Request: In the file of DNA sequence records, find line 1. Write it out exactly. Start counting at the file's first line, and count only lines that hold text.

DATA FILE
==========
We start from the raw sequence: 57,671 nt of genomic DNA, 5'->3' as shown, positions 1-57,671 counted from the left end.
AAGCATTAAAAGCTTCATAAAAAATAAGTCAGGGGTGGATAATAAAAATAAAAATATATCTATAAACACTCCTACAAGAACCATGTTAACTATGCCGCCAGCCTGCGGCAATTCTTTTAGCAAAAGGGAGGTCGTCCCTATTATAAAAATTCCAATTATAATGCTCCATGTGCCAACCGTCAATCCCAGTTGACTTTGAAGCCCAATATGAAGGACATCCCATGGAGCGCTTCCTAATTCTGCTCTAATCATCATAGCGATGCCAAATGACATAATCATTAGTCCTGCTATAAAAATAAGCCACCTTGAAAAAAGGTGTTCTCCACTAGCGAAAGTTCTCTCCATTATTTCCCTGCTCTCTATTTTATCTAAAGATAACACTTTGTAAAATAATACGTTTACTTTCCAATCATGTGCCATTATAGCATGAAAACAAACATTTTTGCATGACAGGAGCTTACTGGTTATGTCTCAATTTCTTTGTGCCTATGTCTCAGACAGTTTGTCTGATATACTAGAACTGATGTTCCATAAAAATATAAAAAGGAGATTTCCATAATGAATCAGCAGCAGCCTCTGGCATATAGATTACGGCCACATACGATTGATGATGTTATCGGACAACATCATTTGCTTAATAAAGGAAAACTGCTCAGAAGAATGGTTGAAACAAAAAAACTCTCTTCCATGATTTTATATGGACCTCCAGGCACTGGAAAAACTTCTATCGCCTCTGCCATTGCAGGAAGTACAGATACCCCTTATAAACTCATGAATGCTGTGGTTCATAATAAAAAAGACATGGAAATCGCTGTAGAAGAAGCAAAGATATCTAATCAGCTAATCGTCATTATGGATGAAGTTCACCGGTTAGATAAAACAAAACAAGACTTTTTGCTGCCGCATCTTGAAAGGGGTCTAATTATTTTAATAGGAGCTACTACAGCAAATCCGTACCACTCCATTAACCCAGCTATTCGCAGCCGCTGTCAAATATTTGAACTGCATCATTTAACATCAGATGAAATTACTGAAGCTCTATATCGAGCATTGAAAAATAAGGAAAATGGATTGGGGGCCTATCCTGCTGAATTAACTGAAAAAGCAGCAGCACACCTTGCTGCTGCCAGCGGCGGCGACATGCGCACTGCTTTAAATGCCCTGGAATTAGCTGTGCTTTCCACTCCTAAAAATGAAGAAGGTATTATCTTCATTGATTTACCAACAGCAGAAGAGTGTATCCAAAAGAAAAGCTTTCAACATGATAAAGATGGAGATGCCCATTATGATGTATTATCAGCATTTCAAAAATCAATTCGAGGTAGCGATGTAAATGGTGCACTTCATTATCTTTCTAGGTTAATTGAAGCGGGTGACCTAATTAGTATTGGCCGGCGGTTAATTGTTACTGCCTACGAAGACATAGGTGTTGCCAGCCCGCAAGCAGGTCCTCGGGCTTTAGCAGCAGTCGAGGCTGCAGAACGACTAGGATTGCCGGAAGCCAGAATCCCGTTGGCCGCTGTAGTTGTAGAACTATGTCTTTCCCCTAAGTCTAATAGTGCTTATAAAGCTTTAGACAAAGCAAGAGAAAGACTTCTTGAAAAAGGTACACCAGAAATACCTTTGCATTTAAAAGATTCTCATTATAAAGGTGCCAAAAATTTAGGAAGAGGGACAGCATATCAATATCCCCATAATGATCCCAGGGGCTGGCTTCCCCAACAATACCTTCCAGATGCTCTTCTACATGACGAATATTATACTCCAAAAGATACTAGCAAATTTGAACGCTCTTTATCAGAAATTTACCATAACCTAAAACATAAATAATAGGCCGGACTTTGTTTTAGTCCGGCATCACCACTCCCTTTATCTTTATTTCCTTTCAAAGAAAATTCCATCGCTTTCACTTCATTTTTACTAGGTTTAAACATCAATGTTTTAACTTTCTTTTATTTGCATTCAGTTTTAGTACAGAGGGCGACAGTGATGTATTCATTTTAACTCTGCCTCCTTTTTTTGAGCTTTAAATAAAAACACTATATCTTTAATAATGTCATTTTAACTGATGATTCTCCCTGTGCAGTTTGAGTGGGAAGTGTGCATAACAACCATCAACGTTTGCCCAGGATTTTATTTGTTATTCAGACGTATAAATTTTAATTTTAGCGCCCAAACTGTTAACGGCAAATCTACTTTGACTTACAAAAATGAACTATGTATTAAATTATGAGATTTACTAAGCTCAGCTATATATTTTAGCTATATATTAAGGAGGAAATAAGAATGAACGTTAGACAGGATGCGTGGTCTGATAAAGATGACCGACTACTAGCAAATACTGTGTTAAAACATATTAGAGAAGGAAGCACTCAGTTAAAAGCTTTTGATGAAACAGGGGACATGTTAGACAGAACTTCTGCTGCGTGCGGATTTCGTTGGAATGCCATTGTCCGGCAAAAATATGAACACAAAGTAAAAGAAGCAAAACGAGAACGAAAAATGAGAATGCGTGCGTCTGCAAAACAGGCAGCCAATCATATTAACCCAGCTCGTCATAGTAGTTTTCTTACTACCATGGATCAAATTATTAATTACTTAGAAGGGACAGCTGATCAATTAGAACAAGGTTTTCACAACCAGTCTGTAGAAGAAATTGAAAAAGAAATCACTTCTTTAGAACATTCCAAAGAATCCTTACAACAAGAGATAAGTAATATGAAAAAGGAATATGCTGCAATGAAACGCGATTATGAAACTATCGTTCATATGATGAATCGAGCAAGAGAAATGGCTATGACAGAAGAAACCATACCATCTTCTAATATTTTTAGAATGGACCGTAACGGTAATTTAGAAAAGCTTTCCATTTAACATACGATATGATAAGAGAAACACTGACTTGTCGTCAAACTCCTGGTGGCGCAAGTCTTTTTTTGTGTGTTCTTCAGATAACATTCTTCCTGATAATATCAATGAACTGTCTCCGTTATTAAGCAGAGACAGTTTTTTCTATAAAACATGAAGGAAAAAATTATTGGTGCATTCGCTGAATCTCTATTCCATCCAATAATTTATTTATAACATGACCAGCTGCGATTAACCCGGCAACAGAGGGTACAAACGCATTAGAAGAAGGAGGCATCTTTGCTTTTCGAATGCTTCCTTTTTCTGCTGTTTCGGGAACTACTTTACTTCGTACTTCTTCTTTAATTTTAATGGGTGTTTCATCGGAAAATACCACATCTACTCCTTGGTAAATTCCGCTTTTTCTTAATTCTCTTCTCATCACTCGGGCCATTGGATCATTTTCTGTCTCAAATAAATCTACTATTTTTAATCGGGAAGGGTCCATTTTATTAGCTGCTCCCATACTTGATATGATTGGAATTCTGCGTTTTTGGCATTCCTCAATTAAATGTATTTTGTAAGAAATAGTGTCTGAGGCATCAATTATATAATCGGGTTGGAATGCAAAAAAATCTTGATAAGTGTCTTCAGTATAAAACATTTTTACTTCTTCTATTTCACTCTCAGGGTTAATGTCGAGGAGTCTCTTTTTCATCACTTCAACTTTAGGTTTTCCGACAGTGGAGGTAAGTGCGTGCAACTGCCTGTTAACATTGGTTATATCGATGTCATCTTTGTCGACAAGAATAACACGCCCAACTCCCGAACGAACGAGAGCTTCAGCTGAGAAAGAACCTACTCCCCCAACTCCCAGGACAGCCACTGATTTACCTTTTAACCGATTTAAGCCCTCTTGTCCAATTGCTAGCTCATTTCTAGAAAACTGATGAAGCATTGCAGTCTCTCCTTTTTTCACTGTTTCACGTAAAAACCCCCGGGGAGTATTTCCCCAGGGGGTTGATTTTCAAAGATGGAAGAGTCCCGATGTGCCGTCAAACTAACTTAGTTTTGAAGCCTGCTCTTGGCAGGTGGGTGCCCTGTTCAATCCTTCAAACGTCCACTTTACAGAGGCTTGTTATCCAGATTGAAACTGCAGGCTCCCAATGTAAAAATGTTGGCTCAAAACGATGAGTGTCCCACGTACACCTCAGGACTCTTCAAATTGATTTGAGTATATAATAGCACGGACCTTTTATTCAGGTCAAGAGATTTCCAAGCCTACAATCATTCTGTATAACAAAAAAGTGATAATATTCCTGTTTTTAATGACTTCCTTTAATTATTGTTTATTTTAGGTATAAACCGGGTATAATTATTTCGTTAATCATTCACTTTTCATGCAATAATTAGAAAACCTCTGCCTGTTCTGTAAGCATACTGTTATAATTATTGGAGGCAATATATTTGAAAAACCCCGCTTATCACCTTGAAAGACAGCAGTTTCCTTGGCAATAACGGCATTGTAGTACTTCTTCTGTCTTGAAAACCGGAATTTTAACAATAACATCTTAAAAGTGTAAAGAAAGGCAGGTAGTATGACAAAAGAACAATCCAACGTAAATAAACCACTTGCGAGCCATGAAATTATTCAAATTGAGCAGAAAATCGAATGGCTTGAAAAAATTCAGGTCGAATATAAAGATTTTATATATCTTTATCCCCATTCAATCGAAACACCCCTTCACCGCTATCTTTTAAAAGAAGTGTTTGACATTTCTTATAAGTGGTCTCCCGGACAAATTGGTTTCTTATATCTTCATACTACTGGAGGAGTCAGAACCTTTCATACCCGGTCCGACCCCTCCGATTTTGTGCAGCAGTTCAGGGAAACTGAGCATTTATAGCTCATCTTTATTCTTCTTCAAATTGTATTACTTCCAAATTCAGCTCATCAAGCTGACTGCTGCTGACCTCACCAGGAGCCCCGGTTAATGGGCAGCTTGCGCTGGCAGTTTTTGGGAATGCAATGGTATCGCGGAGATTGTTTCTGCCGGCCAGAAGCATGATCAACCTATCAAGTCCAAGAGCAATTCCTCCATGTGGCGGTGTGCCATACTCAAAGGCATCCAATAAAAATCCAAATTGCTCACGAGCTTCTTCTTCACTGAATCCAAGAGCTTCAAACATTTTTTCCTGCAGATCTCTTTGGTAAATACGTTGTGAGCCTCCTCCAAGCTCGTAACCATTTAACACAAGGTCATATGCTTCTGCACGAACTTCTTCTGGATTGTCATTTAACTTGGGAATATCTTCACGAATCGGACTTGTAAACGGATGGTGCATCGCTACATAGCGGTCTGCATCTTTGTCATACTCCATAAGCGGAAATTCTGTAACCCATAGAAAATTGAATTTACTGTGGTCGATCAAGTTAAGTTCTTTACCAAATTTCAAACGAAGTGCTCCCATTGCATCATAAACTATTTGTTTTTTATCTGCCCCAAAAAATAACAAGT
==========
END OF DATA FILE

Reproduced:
We start from the raw sequence: 57,671 nt of genomic DNA, 5'->3' as shown, positions 1-57,671 counted from the left end.